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New treatment seen for back-pain relief

Rating

1 Star

New treatment seen for back-pain relief

Our Review Summary

This story reports on the experience of one physician, the owner of a spine center, in performing spinal decompression therapy for herniated disc. The claims of very high recovery rates at reduced cost allowing patients to avoid invasive surgery are very appealing. However, this story is flawed in many ways.

The story only quotes one physician, the owner of a center that provides spinal decompression. This is a major flaw in the story. The story should have quoted other clinicians or researchers to provide some context for the claims being made. The story quantifies the benefits of treatment in relative terms only. Also, the story does not compare the effectiveness of spinal decompression to other alternatives. The story says that “research has shown 86 to 94% success rate with decompression.” Compared to what? Most people with back pain find that the pain resolves on its own or with minimal intervention. Furthermore, the story does not explain the strength of the available evidence, which is not very strong.

The story does not provide adequate information on the novelty of decompression, on potential harms of the treatment, or on the advantages and disadvantages of the treatment compared to the alternative options. Although the story does explain that this treatment is available and claims that the treatment is common on the West Coast but not in the Midwest, this is not sufficient information on availability.

By describing a patient who “came crawling into my practice,” the story crosses the line into disease mongering. This case represents an extreme example of herniated disc. Many patients are not as bothered by symptoms. The story also starts out by saying that this is a new treatment for herniated discs, but later claims that it can be used to treat a wide variety of back pain conditions. The story also does not explain that this treatment should not be used in people who have had back pain for less than a few months, for whom exercise and time would be the best course of treatment.

The story does mention the cost of the treatment, which is not covered by insurance. The story should have compared the cost to other available treatments.

Criteria

Does the story adequately discuss the costs of the intervention?

Satisfactory

The story does mention the cost of the treatment, which is not covered by insurance. The story should have compared the cost to other available treatments. Nonetheless we’ll give it the benefit of the doubt and score it satisfactory.

Does the story adequately quantify the benefits of the treatment/test/product/procedure?

Not Satisfactory

The story quantifies the benefits of treatment in relative terms only. The story says, “Research has shown an 86 percent to 94 percent success rate.” Readers need to know: 86 to 94 percent of what? And how is “success” measured? Also, the story does not compare the effectiveness of spinal decompression with that of other alternatives.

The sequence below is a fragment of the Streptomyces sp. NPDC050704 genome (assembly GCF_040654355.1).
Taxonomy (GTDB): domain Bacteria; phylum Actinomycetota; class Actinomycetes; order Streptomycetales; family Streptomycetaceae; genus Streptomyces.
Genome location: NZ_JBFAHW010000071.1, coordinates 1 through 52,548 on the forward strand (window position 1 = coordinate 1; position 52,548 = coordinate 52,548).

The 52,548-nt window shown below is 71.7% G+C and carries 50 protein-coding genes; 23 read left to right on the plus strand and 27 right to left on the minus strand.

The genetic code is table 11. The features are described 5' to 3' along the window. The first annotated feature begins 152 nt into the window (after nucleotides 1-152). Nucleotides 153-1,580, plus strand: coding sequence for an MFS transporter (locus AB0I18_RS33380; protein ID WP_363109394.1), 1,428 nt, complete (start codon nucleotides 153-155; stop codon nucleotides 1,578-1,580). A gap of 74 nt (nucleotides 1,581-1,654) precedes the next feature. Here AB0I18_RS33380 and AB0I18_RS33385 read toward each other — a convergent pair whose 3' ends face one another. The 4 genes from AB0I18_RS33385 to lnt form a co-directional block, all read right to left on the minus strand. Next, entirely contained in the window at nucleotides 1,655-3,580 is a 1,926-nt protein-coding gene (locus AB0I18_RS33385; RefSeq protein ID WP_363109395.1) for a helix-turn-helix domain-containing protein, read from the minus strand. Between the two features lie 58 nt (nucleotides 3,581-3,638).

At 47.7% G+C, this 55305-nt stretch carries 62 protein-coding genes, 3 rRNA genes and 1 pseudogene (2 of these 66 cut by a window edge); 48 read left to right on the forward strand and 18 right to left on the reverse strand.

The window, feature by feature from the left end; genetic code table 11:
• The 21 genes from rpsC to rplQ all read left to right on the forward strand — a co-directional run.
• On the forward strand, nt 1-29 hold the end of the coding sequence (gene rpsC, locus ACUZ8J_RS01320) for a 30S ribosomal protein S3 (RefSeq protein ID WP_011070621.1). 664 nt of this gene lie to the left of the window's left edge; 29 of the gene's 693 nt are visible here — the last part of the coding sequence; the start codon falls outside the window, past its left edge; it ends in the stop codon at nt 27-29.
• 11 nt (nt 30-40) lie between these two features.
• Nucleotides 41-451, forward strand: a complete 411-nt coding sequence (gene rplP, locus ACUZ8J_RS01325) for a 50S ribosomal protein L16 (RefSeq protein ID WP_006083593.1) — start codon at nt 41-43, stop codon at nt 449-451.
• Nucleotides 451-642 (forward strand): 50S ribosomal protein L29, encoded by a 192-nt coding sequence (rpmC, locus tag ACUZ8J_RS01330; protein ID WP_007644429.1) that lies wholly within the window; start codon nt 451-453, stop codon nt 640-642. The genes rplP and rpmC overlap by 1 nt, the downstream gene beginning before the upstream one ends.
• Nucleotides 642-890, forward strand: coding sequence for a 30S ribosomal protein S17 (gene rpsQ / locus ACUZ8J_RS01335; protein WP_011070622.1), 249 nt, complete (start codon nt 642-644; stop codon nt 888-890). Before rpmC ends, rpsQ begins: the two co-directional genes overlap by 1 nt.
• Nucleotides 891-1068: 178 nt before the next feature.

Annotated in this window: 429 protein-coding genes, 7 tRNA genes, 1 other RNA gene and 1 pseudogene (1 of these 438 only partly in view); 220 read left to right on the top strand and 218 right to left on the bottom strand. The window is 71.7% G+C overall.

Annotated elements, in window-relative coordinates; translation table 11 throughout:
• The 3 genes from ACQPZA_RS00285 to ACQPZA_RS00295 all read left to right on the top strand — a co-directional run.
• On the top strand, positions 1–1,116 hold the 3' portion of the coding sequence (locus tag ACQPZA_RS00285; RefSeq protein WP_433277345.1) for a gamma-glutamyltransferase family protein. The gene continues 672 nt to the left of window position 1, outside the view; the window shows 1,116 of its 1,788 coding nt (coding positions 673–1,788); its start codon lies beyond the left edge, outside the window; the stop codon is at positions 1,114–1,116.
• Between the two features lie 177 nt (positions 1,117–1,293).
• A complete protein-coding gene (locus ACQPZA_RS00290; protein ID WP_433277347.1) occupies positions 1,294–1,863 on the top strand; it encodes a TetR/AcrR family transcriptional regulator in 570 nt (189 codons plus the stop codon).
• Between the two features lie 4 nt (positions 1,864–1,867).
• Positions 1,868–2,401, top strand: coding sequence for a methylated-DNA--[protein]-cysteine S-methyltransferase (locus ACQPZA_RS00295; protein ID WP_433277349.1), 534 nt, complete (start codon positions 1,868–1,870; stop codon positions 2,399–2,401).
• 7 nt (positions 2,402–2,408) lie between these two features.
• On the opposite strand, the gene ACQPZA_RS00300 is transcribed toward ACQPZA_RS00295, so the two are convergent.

Does the story adequately explain/quantify the harms of the intervention?

Not Satisfactory

The story does not mention any potential harms of this approach.

Does the story seem to grasp the quality of the evidence?

Not Satisfactory

The story does not explain the strength of the available evidence, which is not very strong.

Does the story commit disease-mongering?

Not Satisfactory

By describing a patient who “came crawling into my practice,” the story crosses the line into disease mongering. This case represents an extreme example of herniated disc. Many patients are not as bothered by symptoms. The story also starts out by saying that this is a new treatment for herniated discs, but later claims that it can be used to treat a wide variety of back pain conditions. The story also does not explain that this treatment should not be used in people who have had back pain for less than a few months, for whom exercise and time would be the best course of treatment.

Does the story use independent sources and identify conflicts of interest?

Not Satisfactory

The story only quotes one physician, the owner of a center that provides spinal decompression. This is a major flaw in the story. The story should have quoted other clinicians or researchers to provide some context for the claims being made.

Does the story compare the new approach with existing alternatives?

Not Satisfactory

Although the story mentions surgery and painkillers, this is not sufficient information on alternative options.

Does the story establish the availability of the treatment/test/product/procedure?

Not Satisfactory

Although the story does explain that this treatment is available and claims that the treatment is common on the West Coast but not in the Midwest, this is not sufficient information on availability. The story doesn’t give the reader any information on where to look for the treatment other than the owner of one facility.

Does the story establish the true novelty of the approach?

Not Satisfactory

Although the story refers to the treatment as “new,” this is not sufficient information on the novelty of decompression.

Does the story appear to rely solely or largely on a news release?

Not Applicable

There is no way to know if the story relies on a press release as the sole source of information.

Total Score: 1 of 9 Satisfactory

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